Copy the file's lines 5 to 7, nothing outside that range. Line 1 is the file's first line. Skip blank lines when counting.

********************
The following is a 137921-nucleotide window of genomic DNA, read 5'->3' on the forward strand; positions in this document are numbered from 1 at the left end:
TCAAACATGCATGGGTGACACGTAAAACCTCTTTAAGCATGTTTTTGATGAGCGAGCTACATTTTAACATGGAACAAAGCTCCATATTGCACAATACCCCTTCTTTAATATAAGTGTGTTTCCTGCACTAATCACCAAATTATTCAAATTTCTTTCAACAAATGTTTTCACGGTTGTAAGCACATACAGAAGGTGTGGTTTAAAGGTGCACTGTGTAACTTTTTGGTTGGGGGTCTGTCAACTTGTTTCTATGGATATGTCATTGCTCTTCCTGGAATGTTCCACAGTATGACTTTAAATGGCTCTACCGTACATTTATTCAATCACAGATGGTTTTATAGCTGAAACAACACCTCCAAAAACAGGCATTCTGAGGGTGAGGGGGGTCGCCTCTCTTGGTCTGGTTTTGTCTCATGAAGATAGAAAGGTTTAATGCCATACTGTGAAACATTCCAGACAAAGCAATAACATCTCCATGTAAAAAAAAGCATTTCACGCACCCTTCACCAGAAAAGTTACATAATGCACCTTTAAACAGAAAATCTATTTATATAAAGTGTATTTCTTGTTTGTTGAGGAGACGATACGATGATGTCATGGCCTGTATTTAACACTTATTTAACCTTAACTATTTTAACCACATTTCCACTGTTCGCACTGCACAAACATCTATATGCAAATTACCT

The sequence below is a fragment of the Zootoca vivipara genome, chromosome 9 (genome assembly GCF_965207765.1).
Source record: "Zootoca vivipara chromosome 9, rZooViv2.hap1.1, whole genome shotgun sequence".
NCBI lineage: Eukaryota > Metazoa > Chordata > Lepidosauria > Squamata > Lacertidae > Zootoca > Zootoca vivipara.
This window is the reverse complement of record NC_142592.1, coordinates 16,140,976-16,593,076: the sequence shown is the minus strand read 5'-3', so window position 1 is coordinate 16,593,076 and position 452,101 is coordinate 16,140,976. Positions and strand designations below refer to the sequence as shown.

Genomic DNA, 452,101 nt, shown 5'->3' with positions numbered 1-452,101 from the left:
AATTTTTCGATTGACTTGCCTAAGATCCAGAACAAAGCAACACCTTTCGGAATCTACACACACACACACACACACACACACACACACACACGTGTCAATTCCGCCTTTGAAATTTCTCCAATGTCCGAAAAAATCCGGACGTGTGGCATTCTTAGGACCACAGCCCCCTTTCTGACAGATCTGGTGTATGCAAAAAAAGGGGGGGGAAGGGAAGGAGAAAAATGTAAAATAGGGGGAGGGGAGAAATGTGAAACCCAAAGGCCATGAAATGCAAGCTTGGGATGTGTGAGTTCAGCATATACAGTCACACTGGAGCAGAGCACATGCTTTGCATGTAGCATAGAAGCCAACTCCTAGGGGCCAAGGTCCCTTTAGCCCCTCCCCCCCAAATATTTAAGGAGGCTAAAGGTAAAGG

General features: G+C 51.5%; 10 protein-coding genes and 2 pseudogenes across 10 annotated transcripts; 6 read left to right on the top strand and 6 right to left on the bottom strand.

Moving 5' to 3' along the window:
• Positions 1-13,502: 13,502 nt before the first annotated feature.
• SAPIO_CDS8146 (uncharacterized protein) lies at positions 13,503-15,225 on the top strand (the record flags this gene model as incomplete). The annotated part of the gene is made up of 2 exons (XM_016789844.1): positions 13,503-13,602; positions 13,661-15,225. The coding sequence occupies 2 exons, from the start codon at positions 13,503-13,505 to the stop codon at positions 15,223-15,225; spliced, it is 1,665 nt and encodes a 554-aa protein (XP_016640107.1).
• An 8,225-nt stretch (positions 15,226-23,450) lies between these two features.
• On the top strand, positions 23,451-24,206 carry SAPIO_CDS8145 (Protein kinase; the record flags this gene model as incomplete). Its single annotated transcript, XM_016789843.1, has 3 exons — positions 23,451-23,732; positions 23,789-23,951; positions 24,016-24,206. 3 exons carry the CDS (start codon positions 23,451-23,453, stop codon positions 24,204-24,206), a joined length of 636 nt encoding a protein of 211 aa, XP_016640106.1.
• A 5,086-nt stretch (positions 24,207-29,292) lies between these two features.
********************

NCBI lineage: Eukaryota > Metazoa > Chordata > Lepidosauria > Squamata > Lacertidae > Zootoca > Zootoca vivipara.
This window is the reverse complement of record NC_142592.1, coordinates 16,140,976-16,593,076: the sequence shown is the minus strand read 5'-3', so window position 1 is coordinate 16,593,076 and position 452,101 is coordinate 16,140,976. Positions and strand designations below refer to the sequence as shown.

Genomic DNA, 452,101 nt, shown 5'->3' with positions numbered 1-452,101 from the left: